I’ve been a member of my credit union since 1980. My parents created my account right after my dad was hired at the local power plant. As I’ve discussed before, I’ve maintained my accounts and financed two car loans with them, despite moving five hours away.
But the power plant finally closed in 2011. It was a small credit union (less than $3 million in assets), and it seemed unlikely that it would remain without the backing of regular paychecks from the plant employees. It took less than a year for the merger notification to arrive in the mail. A few months later, Burger Federal Credit Union was no more; I was a new member of Ohio Valley Community Credit Union.
I mentioned it was a small credit union. There was no ATM. No website. No credit cards. Share and draft accounts. Loans. For my teen and adult life, there were two women who worked there – Wendy and Suzie. When I’d swing by the plant to visit my father on his lunch hour, I would pop my head in the trailer right there on the plant property to say hello. My mom would have me drop off tins of homemade caramel corn for them each year for Christmas.
After I moved to the DC area, I would often have to call the credit union to manage my transactions. Even after ten years of passed time, I would rarely have to say anything more than, “Good afternoon, Wendy, this is . . .” before being greeted by a cheerful “Hi Leigh Anne!”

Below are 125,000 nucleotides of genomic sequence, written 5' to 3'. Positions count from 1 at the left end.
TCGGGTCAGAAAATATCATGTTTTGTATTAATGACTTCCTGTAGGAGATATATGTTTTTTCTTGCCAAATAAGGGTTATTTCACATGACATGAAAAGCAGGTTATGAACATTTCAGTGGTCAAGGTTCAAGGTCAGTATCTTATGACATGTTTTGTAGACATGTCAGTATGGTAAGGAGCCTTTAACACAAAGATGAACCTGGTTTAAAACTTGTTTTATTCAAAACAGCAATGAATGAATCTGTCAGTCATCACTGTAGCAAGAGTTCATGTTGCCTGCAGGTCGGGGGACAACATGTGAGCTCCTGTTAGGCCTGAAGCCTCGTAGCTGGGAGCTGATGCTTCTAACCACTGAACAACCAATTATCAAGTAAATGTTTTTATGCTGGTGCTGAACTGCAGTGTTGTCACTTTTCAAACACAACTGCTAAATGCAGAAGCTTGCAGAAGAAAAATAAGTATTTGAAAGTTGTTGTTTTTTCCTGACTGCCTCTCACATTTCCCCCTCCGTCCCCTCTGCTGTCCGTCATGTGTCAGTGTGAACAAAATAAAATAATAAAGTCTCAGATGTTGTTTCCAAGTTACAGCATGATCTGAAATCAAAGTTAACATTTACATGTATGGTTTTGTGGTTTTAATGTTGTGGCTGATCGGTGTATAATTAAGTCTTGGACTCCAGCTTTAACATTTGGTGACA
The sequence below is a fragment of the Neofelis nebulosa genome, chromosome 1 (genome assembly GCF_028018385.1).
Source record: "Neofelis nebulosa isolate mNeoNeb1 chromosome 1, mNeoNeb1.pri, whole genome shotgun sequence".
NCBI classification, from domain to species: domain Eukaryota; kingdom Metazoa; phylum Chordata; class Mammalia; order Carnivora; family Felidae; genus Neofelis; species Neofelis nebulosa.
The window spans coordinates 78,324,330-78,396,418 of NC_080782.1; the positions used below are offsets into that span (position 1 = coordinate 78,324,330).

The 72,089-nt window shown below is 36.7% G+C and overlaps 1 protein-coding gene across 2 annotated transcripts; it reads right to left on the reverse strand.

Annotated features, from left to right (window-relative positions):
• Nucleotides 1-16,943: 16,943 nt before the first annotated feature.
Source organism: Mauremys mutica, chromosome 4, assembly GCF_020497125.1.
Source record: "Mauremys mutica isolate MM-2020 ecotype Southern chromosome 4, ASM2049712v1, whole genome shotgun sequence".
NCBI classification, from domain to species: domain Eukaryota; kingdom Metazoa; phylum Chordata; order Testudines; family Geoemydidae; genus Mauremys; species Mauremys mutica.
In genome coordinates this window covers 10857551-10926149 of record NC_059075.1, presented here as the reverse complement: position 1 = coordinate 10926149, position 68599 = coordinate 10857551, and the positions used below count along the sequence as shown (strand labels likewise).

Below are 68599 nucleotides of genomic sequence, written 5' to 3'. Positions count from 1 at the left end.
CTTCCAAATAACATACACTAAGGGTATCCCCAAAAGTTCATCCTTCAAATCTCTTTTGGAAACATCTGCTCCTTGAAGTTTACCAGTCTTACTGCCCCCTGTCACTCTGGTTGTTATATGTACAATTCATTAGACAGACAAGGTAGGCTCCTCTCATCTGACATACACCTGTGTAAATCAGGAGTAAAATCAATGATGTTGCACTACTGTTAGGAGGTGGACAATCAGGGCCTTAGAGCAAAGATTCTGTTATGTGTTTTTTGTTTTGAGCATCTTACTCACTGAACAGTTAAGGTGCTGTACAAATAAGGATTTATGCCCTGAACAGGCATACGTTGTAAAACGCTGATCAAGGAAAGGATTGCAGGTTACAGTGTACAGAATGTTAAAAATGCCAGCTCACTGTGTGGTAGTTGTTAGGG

My new credit union is not small. It has $116 million in assets. It has a website with online account management. I have a debit card linked to my share account now. There are six locations across the Ohio Valley. They’re a member of the Alliance One ATM network. I can access my money in any number of ways.
I was born in 1975, which makes me a card-carrying member of Generation X. According to a wide array of navel-gazing resources on the topic, this means I am supposed to be a disenfranchised type, more comfortable with technology than interpersonal relationships. Self-reliant and individualistic, due to a lack of consistent family and support structure. Overly materialistic. Issues with authority.
A lot of that is true.
I love my new credit union. I have my accounts hooked up to my personal finance tools on my mobile devices. I know how to quickly locate the nearest surcharge-free ATMs.
But I miss the friendly ladies on the end the phone, who know my voice in half of a sentence. There’s a lot to be said for advances in technology and increased accessibility. To me, the credit union will always be about the people on the other side of the counter knowing me, and using that knowledge to help me.
When I was home for the holidays, I stopped by the branch closest to my dad’s house. I look forward to making some new friendships. Hopefully, they’ll even learn to recognize me when I call.